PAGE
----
Mo’ Makahiki: Rec[ing] Crew’s Jesse Wright Steps it Up

Army Strong angler punches his ticket to the Makahiki big leagues

Looking Pro: 2013 Makahiki Rec division champion Jesse Wright wrangles a sail

Looking Pro: 2013 Makahiki Rec division champion Jesse Wright wrangles a sail. Photo: Jesse Wright.

Mo’ Makahiki: Rec[ing] Crew’s Jesse Wright Steps it Up
Army Strong angler punches his ticket to the Makahiki big leagues
By Paul Lebowitz

Hawaii’s eight-month marathon grinder of a fishing tournament known as the Aquahunters.com Makahiki has two divisions: Pro and Recreational. All of the glory goes to the Pro’s name competitors, guys such as Andy Cho and 2013 champ Chris Paglinawan. Don’t be fooled. The Rec crew is pushing hard. The top competitors are all looking for the call-up to the big leagues.

Jesse Wright is one of those ticket punchers. The winner of the 2013 Makahiki Rec division turned heads with a performance that rivaled some on the Pro side. That includes Mr. Makahiki himself, Isaac Brumaghim, owner and creator of the series.

“Many guys have come up quick. Right now there are three in the Rec that scored close to 800, 900 points. I got like 800-something out of 22 days. A lot more people are catching fish consistently,” Brumaghim says.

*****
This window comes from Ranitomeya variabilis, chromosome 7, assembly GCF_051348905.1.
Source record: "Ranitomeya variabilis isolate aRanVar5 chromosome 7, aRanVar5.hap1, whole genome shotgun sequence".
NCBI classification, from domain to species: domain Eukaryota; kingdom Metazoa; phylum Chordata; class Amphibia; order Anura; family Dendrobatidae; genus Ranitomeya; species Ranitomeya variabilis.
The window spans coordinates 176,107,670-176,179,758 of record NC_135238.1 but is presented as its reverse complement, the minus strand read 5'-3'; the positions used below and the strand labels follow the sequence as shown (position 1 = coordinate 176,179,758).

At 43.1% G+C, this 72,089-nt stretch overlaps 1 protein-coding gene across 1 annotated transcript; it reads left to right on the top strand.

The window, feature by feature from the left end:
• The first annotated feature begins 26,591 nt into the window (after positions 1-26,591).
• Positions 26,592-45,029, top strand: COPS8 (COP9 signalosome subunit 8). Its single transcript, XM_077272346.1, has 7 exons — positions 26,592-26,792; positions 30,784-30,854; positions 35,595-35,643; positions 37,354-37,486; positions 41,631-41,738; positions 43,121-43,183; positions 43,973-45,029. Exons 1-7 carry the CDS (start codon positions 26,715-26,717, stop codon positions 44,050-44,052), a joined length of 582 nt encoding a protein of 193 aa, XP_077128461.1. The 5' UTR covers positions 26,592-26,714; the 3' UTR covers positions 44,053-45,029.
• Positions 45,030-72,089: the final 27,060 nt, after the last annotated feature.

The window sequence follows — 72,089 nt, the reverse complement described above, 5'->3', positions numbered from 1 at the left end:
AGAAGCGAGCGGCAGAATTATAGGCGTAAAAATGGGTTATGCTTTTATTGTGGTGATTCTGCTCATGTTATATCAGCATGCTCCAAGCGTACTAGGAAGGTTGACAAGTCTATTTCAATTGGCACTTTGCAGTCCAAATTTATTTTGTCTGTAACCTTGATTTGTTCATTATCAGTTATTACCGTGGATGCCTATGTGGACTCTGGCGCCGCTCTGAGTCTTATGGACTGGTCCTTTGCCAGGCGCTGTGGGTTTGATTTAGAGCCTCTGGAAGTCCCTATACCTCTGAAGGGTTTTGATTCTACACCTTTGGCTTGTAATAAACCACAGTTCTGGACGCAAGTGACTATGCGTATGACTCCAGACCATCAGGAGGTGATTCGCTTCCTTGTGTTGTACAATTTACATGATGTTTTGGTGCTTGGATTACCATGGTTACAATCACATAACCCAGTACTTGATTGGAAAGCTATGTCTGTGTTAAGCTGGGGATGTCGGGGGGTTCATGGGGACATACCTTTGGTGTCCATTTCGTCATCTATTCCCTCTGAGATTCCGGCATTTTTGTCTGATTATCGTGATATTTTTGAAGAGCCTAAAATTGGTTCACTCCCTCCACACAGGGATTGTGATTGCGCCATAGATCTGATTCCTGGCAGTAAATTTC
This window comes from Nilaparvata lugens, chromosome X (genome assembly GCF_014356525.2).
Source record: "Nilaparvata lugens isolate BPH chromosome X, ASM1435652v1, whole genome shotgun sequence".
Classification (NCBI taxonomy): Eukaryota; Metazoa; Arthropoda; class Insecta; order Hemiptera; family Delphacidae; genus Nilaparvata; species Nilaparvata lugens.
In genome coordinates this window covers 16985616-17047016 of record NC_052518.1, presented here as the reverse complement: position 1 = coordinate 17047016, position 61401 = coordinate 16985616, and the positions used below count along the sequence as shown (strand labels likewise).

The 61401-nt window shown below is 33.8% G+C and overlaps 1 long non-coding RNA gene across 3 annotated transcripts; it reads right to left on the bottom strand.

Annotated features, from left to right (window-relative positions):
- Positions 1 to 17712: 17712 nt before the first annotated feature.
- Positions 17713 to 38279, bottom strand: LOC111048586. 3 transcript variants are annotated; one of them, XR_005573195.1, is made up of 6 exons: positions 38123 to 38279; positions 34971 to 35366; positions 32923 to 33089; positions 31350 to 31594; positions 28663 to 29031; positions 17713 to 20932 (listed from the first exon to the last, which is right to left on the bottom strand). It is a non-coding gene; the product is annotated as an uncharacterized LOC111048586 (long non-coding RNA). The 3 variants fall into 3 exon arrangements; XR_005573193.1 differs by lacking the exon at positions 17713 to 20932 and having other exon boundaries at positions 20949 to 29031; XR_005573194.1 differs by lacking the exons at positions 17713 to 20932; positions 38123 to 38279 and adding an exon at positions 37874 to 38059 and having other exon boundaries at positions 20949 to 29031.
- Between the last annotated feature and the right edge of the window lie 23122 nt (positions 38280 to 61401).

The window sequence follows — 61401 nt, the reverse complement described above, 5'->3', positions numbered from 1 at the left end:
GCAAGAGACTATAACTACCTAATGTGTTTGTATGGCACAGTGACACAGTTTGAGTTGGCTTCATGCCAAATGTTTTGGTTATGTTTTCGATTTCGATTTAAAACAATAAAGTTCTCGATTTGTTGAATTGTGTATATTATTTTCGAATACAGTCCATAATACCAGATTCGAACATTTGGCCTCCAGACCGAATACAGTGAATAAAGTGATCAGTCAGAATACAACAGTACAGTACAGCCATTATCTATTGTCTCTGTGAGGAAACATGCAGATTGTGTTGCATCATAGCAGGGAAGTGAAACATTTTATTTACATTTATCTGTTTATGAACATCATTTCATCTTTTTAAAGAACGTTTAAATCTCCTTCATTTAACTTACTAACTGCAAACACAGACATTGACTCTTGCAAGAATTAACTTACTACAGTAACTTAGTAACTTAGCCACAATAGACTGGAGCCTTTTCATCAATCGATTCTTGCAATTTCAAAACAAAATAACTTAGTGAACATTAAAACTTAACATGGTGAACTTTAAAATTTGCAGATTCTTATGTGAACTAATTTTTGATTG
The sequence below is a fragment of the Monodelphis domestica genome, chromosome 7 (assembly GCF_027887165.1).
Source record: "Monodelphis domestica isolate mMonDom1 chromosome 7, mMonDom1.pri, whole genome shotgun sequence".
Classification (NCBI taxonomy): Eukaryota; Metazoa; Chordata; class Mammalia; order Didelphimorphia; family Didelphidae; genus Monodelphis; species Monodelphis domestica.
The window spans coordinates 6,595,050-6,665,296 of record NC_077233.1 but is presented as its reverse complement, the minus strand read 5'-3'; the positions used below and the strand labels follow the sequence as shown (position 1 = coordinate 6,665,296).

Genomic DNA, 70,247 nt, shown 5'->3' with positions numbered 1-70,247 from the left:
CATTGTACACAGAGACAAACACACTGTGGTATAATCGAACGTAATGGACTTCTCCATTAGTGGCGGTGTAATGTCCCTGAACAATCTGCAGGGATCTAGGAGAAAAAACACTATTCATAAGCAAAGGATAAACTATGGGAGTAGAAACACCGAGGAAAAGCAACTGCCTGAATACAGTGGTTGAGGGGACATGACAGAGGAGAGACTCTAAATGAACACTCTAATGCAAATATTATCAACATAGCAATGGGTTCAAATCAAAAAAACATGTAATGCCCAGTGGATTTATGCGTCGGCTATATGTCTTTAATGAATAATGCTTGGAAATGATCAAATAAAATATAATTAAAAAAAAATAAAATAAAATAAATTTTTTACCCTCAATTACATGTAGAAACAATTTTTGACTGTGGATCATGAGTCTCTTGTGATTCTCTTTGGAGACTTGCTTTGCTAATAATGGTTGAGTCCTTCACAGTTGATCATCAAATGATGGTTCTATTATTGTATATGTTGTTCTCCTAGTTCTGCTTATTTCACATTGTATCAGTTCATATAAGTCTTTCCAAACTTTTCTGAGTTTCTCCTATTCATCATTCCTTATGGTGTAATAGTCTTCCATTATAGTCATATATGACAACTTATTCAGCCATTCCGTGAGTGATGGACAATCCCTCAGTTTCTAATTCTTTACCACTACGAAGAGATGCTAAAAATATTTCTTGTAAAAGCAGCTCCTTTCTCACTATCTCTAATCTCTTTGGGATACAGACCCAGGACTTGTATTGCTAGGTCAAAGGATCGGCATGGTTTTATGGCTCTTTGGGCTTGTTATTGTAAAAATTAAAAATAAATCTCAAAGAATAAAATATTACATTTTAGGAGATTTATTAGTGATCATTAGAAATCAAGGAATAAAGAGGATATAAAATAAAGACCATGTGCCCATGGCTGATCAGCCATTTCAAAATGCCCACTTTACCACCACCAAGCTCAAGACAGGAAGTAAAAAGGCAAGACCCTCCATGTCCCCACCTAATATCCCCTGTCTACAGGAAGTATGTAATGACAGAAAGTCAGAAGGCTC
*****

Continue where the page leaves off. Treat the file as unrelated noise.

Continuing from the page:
Wright enjoyed some amazing days on the way to his 2013 Rec Division win. “My second day back in February I landed a 13-pound uku, an 18-pound yellowfin and a 80-pound sailfish. I felt like i was paddling a German U-boat on the way back to the beach,” he says. It must have been a strange sensation. Wright is a ten-year Army veteran, not a sailor.

RELATED: Chris Paglinawan Outlasts Andy Cho For Prestigious Makahiki Pro Title

“I’m just grateful to fish here. Honestly I have some mixed feelings about winning. I’ve only lived in Hawaii for 21 months and I think there are others who have competed since the beginning that have put more time in and deserve it more then me,” Wright says modestly.

Wright grew up fishing the shallow coastal waters of North Carolina, where he first caught on to kayak fishing. “I had no idea how different it would be,” he says of coming to Hawaii. “Back in North Carolina 50 feet was supper deep. Here it is not uncommon to be in over 1000 feet.”

Brumaghim says the new blood coming up is a good thing. “This coming season we’re going to have the best Pro division we’ve ever had. They are so dedicated. Everything is Makahiki all the time.”

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